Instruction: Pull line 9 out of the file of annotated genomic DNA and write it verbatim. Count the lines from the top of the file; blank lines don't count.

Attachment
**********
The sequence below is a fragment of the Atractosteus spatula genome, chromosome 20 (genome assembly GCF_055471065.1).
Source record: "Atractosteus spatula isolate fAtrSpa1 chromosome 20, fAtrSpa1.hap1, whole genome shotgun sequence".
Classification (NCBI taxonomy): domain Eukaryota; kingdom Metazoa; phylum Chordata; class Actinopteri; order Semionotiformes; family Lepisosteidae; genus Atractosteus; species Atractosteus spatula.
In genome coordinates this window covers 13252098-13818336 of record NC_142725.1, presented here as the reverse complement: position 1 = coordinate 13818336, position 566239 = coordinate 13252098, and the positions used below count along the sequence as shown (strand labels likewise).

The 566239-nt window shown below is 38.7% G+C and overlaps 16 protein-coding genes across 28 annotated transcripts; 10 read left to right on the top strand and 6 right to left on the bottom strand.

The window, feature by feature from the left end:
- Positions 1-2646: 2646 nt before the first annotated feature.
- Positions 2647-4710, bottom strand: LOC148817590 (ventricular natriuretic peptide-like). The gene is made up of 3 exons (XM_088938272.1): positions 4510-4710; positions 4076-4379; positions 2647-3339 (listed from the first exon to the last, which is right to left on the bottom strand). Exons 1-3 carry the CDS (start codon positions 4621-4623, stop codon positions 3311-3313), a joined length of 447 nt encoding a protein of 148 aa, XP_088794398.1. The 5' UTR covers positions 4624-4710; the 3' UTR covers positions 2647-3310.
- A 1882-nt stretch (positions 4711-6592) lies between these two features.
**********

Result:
- A 1882-nt stretch (positions 4711-6592) lies between these two features.